CNS Frequently Asked Questions
What is palliative care?
The aim of palliative care is to achieve the best quality of life for patients and their families by managing difficulties and providing support. Palliative care is provided by many health care professionals, in hospital and at home.
What does Trinity Hospice do?
We aim to look after the person and not just the illness. Trinity provides specialist palliative care for adults who have progressive life limiting illness and have complex needs because of that illness. These needs can be many and varied and may involve physical symptoms, emotional concerns, social issues or spiritual needs.
What is a Trinity Clinical Nurse Specialist (CNS)?
Trinity CNS nurses are highly qualified registered nurses who have completed additional training to become specialist practitioners. Team members have chosen palliative care as their specialist area.
What is the Trinity CNS Team?
The Trinity CNS team consists of 12 specialist nurses. There are eight Trinity CNS nurses who visit patients in the community and four who care for them in Blackpool Victoria hospital and local community hospitals. There is a team leader who has additional managerial responsibilities, but also sees patients. All team members work closely together and aim to provide a seamless service for patients and families accessing specialist palliative care.
How does a Trinity CNS become involved in a person’s care?
A referral is made to the Trinity CNS by a hospital consultant, GP, other nurse specialist or matron, who may ask the Trinity CNS to become involved in the management of a person’s care.
What can a Trinity CNS do to help?
Help your doctors and nurses manage any symptoms you may have such as pain, sickness or breathlessness, to provide relief and enhance your quality of life.
Give support to you and your family at a difficult time by listening and helping you to understand what is happening and also guide you to the services that may help you.
Work with your doctors and nurses to ensure you have enough information about your illness in order for you to make decisions about your future.
Refer you to other services for support if needed, for example, social services, community nursing, occupational therapy, physiotherapy, benefits advice or additional Trinity services.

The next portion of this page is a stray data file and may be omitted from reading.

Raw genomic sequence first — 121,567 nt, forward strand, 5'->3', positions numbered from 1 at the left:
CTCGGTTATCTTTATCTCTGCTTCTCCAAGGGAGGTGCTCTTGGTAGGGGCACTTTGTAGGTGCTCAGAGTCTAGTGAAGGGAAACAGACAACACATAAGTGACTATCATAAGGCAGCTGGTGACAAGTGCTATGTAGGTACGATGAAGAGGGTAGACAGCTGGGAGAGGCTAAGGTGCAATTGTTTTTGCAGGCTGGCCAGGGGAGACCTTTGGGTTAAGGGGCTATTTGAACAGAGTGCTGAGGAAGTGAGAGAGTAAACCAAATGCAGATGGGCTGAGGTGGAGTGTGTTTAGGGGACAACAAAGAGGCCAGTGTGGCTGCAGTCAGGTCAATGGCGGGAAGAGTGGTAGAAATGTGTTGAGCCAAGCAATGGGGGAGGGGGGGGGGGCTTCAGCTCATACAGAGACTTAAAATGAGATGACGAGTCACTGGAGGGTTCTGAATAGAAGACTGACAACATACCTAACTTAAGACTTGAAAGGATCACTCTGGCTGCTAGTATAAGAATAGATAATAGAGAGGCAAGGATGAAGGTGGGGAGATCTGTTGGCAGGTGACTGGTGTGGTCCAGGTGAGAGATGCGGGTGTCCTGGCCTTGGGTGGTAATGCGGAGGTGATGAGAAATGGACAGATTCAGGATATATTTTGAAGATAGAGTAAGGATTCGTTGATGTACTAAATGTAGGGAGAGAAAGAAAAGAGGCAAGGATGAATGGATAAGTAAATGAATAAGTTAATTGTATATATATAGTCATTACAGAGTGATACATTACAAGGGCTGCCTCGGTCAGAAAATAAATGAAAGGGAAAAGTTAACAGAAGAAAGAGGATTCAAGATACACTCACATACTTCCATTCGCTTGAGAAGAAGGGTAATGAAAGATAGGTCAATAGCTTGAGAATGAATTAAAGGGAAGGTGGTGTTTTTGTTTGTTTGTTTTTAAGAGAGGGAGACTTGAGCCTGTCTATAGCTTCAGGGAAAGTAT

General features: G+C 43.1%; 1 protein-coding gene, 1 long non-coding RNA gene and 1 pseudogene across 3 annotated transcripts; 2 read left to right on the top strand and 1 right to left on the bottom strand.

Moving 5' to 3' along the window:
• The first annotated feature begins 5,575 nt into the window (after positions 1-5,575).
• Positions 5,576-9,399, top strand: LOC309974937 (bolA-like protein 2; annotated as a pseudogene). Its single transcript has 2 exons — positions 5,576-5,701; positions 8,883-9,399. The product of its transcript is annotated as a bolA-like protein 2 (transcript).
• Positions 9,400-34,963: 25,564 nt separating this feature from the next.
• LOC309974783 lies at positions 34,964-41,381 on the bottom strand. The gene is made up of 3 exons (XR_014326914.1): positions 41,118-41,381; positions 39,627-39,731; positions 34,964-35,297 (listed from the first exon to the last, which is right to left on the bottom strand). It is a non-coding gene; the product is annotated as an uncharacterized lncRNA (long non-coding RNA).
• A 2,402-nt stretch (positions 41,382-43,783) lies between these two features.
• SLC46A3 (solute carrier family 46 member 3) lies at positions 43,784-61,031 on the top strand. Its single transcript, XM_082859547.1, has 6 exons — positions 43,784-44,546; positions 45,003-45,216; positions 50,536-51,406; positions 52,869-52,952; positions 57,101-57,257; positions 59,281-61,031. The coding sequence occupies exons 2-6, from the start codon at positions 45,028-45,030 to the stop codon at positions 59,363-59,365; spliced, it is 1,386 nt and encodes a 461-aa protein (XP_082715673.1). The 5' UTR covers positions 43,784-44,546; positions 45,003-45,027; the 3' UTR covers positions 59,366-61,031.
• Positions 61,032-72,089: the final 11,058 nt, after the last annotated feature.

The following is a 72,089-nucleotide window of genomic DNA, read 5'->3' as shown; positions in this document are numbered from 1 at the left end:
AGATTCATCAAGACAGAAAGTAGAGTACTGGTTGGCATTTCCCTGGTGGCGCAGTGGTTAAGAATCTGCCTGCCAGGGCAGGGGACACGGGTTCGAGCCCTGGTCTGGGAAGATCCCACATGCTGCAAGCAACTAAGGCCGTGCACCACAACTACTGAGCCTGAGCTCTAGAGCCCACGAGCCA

Will the Trinity CNS take over my care?
No – our aim is to provide specialist knowledge, information and support whilst working alongside others involved in your care. The hospital doctors and nurses continue to be your main care providers whilst you are in hospital. Your GP and District Nursing team remain the main care providers for you at home. They make most of the decisions about your care and how best to help you.
How do I contact my Trinity CNS?
Messages can be left for your Trinity CNS from 9am – 5pm Monday to Friday by phoning 01253 359379.
We will do our best to return your call on the same day, but this may not always be possible. Outside these hours a member of hospice staff will be available to give general advice if required. If you feel you need urgent help at any time please contact your own doctor.
What other help can Trinity Hospice & Palliative Care Services offer?
The Trinity family of services includes:
The Day Therapy Unit
The In-Patient Unit
Brian House Children’s Hospice
The Linden Centre – Support/counselling for grief and loss
Learning and Research Centre
Some people refer to the Trinity CNS as a Macmillan Nurse. Is this the same thing?
No. Trinity Hospice & Palliative Care Services and Macmillan Cancer Support are two separate charitable organisations which are not connected.
The Trinity or Macmillan Nurse title relates to the organisation which employs the nurse. Clinical Nurse Specialists in Palliative Care in Blackpool, Wyre and Fylde work for and are paid by Trinity Hospice, hence the name Trinity CNS. However, both Trinity CNS and Macmillan Nurses provide the same type of care to patients and families.
Will the Trinity CNS remain involved in my care?
Your Trinity CNS will remain involved in your care whilst specialist help and support is required. Once your problems have improved we will discharge you back to your own doctor, district nurse and/or hospital consultant. However, your health care team may ask us to become involved again in future if specialist support is required.